It seems as if a day never passes when we don’t hear something about retirement planning. The media seem fixated on how ill-prepared we all are for retirement and the myriad things we can do to catch up. The many retirement product offerings in the marketplace can make even thinking about retirement planning a stressful exercise. However, retirement planning doesn’t need to be stressful. There are ways to plan tax-efficiently, which is increasingly important to our younger, successful clients.
To start, it helps to be realistic about the challenges of retirement planning. The unfortunate reality for many members of the younger generations (I am at the tail end of Generation X myself) is that few if any of us will receive pensions. Many of us have concerns about how much we will see in Social Security retirement benefits. In addition, as our younger clients’ and prospects’ incomes grow, the percentage they can contribute to their employer-sponsored retirement plans gets smaller and smaller. On top of that, as their incomes grow, they earn their way out of their next most tax-efficient retirement vehicle, a Roth IRA.
For example, let’s take a 35-year-old prospect who earns $300,000 a year in income. Their maximum possible 401(k) contribution for 2015 is $18,000, which amounts to 6 percent of their income. Every piece of literature they have read tells them to contribute to a Roth IRA. However, they now exceed the federal income limit of $116,000 for individuals and $183,000 for married couples in 2015, and they can no longer make contributions. A variety of reports on retirement savings inform our client they need to save anywhere from 15 to 25 percent of their income to retire comfortably. We cannot blame them if they feel they are facing an uphill battle.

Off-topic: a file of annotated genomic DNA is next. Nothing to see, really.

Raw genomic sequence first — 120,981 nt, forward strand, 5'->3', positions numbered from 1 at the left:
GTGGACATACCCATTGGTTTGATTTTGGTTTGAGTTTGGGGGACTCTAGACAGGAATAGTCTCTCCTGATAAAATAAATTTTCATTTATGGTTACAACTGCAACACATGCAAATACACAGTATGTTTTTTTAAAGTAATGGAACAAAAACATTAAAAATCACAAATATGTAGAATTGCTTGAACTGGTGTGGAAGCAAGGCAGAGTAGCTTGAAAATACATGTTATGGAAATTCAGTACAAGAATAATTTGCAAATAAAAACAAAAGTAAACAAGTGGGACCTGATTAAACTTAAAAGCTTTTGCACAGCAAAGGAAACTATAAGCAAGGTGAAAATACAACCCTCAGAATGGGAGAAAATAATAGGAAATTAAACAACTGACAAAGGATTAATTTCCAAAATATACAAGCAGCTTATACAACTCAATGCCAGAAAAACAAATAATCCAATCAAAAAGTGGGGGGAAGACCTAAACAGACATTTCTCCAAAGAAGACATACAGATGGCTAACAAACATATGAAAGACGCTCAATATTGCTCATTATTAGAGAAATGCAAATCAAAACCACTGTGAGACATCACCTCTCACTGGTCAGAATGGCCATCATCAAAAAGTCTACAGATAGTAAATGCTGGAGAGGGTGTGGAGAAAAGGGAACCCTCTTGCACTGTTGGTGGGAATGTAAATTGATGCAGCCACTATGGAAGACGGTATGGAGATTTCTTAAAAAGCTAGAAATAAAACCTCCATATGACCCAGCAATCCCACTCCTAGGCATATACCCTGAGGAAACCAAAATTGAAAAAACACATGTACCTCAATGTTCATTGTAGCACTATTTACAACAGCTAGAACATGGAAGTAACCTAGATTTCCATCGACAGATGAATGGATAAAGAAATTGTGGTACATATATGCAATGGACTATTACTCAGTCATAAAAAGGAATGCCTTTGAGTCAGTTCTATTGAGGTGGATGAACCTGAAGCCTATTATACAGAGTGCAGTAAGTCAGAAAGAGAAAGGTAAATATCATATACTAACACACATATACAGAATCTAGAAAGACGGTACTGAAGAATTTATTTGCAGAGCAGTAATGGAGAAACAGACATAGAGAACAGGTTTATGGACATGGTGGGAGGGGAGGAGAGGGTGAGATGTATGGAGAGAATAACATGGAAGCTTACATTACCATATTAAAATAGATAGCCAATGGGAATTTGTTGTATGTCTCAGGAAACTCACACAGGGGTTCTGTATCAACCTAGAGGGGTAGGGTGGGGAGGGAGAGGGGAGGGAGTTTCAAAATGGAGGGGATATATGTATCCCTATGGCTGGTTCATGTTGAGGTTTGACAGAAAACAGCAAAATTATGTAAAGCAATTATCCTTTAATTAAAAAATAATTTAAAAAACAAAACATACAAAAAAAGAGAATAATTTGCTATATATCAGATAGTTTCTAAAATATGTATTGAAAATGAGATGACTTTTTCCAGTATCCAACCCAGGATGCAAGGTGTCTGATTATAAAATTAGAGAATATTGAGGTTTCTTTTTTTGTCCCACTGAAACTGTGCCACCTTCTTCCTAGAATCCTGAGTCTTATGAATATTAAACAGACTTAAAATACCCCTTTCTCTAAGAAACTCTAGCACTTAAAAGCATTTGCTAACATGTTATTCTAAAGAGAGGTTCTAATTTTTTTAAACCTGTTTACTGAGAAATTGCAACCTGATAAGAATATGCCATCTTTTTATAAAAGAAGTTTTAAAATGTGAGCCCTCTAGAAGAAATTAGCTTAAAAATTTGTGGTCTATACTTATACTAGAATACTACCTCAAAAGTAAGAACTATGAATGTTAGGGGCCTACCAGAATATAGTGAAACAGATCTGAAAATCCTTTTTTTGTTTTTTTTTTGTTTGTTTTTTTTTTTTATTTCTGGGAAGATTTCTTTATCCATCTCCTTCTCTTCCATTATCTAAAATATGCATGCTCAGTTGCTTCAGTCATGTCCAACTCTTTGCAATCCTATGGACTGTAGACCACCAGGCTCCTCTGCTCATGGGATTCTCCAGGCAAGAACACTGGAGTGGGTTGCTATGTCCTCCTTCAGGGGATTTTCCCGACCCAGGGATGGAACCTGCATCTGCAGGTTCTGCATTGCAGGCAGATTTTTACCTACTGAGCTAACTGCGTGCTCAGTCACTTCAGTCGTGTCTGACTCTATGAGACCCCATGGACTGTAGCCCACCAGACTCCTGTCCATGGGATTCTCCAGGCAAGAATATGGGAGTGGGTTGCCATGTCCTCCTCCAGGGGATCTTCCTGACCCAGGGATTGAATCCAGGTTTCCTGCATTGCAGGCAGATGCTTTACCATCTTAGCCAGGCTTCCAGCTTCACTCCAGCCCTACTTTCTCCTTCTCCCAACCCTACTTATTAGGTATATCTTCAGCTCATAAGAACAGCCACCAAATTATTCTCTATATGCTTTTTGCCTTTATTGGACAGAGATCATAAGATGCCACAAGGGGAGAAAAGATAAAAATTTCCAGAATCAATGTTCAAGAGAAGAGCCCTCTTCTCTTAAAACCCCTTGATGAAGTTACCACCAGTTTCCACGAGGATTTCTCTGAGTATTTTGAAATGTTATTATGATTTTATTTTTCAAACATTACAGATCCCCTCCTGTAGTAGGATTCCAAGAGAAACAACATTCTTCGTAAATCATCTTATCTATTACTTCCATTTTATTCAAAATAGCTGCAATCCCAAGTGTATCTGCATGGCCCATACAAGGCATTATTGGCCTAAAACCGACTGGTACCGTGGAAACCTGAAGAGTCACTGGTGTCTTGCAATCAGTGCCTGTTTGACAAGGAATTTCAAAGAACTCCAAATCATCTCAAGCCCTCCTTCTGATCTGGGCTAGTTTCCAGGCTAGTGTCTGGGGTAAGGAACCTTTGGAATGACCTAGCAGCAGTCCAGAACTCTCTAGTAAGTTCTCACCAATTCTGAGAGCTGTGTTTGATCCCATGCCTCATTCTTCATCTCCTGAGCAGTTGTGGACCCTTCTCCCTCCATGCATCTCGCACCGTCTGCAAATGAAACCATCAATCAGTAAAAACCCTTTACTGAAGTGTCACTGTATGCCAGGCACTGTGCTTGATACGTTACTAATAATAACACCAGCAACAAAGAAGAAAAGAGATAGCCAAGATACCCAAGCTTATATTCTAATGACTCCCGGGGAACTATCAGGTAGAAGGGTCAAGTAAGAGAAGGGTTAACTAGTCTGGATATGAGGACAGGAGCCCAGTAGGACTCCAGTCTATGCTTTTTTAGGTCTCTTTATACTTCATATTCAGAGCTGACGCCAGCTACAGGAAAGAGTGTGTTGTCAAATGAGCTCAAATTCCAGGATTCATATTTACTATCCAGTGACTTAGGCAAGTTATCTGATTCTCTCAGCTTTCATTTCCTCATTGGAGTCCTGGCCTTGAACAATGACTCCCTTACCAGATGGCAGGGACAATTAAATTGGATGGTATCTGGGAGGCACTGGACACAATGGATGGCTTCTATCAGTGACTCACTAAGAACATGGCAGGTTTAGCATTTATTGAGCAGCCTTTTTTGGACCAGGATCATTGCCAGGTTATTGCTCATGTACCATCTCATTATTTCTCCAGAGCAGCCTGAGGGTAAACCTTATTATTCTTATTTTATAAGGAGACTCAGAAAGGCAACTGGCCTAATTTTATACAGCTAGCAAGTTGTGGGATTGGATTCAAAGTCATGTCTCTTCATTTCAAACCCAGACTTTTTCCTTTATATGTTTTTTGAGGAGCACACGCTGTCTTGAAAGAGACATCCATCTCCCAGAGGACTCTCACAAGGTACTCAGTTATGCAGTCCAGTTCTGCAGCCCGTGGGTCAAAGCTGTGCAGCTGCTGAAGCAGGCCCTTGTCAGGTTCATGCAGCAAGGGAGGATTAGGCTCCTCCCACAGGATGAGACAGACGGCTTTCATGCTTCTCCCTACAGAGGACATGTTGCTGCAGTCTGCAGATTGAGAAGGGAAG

What are the options for our clients?
Walk your clients through a process designed to examine a variety of options for their retirement savings, and discuss the advantages and disadvantages of each one. The first option to present is a nondeductible individual retirement account, which offers tax deferral. Next, review the pros and cons of annuities. Similar to a nondeductible IRA, an annuity gives the client tax-deferred accumulation. Clients do not have the same contribution limits with annuities that they face with an IRA. Withdrawals and/or distributions from the annuity may be subject to taxes in retirement.
Next, discuss tax attributes of cash-value life insurance, which, similar to annuities, does not have contribution limits like an IRA has. Policyholders are not subject to penalties if they access their cash values prior to age 59½, nor do they need to make required distributions at age 70½. In addition, if they structure the policy properly, clients can access their accumulated wealth on a tax-preferred basis through withdrawals and policy loans. Understanding cash-value life insurance — the protection component, its ability to meet retirement planning objectives tax efficiently and the opportunity to save even more money for retirement — is often a very positive revelation for clients.
After we show clients the power of tax-deferred, compounding interest, many quickly come to the conclusion a tax-deferred bucket is more effective than one taxed every year as the funds accumulate. Inform your clients this is not a “silver bullet” and is not the only place where they should be saving retirement dollars; however, it is a great complement to the planning they have already done.
This creates an outstanding opportunity for advisors with clients who have children in their prime earning years and are experiencing success or looking for new opportunities outside the traditional wealth transfer market. As younger, higher-income clients realize the gap they face in their retirement savings, life insurance can play an integral role. Life insurance not only solves a need to create an estate that has not yet had time to accumulate in the event of their untimely death, but it also assists in growing wealth to a point where they can retire comfortably.